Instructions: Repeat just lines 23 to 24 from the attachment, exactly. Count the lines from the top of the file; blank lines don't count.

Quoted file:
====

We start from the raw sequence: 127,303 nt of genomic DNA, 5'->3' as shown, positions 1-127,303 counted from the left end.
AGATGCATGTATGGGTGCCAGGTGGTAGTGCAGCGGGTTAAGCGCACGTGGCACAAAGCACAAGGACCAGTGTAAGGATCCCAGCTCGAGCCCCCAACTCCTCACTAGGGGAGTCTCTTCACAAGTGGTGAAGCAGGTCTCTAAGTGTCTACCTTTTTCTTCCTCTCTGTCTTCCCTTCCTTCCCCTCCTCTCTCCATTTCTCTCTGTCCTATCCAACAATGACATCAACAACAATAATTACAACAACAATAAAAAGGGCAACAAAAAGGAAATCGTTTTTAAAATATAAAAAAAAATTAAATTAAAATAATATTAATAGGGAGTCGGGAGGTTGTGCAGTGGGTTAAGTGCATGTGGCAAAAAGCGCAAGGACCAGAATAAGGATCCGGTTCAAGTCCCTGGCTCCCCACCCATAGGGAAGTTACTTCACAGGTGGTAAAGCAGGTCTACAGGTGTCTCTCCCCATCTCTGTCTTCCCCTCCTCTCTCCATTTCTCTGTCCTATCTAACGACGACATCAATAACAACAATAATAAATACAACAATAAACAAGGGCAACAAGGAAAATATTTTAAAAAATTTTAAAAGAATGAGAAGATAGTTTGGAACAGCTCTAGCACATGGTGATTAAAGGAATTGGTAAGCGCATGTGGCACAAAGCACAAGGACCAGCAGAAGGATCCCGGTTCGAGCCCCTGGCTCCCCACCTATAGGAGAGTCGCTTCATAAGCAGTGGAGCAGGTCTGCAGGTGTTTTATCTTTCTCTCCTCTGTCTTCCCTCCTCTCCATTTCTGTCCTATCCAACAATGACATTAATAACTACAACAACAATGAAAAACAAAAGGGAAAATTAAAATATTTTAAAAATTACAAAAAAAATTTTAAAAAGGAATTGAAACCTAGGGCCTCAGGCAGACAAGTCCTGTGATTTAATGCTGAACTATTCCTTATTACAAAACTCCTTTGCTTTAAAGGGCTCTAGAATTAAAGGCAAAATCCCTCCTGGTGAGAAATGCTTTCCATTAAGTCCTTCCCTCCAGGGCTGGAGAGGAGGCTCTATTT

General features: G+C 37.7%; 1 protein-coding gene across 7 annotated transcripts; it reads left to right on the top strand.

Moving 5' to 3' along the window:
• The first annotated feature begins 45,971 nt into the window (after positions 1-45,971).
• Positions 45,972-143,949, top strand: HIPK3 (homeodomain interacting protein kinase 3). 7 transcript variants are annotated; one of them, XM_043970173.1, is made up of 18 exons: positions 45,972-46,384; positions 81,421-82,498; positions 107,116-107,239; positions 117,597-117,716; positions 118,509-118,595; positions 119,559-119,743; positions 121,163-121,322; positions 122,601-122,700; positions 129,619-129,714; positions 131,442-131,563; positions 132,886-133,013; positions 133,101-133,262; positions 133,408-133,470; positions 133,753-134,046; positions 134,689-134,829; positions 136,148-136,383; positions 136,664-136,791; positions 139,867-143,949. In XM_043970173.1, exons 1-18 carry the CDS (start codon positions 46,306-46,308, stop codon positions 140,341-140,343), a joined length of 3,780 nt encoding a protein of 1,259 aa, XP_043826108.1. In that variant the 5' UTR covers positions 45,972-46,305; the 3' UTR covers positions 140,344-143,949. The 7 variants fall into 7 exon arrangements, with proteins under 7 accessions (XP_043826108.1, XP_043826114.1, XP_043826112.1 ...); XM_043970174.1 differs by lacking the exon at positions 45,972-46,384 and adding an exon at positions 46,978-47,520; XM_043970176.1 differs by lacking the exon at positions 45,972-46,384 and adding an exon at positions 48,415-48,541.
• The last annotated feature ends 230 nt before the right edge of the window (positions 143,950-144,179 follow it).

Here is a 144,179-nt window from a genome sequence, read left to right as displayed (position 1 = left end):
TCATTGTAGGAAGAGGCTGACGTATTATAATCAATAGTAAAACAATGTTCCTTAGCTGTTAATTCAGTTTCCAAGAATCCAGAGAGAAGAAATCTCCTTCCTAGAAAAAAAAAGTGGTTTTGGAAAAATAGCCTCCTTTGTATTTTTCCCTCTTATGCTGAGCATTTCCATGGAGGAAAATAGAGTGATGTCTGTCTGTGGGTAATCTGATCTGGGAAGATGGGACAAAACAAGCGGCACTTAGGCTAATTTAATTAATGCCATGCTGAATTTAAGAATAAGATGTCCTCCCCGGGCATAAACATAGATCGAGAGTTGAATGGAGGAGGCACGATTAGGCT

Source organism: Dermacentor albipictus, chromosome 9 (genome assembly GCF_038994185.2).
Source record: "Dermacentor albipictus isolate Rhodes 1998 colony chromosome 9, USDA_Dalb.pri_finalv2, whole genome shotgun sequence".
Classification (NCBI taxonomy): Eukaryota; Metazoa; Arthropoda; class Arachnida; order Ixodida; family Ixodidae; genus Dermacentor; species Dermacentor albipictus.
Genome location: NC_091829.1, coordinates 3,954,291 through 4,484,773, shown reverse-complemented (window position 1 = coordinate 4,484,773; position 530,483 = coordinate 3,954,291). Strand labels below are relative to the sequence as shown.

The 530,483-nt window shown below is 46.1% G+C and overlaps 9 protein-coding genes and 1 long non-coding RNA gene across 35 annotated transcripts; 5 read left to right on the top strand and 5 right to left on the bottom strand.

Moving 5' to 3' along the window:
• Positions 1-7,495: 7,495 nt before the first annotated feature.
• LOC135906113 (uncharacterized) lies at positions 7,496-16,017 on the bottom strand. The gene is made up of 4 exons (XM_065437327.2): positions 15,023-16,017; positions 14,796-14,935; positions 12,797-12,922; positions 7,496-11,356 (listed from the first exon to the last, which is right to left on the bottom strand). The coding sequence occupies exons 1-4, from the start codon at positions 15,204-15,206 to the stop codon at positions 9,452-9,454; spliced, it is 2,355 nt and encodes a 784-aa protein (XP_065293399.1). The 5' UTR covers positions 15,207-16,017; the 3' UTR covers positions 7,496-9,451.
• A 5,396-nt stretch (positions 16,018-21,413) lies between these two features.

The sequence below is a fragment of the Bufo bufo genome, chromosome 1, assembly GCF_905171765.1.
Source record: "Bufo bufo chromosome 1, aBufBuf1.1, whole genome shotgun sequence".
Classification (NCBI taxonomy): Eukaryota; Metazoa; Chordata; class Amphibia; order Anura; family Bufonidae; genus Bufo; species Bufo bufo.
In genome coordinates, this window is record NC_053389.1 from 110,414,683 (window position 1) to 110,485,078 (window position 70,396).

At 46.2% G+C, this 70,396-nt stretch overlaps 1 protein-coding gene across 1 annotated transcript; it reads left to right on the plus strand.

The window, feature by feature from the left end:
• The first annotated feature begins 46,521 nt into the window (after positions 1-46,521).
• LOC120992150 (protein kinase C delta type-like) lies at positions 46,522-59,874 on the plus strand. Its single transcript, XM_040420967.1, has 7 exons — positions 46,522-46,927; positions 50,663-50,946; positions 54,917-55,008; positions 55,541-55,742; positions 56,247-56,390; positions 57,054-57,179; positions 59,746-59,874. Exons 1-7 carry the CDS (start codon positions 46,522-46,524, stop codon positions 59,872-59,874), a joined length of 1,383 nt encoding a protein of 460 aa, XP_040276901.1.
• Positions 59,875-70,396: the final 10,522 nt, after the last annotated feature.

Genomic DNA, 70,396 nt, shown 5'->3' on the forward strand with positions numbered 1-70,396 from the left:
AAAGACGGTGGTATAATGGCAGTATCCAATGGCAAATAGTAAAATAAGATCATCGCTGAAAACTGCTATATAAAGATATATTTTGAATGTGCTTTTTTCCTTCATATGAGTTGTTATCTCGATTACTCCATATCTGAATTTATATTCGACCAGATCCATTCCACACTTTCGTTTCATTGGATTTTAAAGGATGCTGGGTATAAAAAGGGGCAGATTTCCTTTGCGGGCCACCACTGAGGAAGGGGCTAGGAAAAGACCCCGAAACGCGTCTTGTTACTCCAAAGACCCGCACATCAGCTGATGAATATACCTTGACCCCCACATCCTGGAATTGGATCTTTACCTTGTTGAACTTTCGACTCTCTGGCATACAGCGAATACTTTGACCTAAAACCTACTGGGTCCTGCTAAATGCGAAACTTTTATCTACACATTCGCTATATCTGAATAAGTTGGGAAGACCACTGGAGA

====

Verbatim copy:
At 46.2% G+C, this 70,396-nt stretch overlaps 1 protein-coding gene across 1 annotated transcript; it reads left to right on the plus strand.

The window, feature by feature from the left end: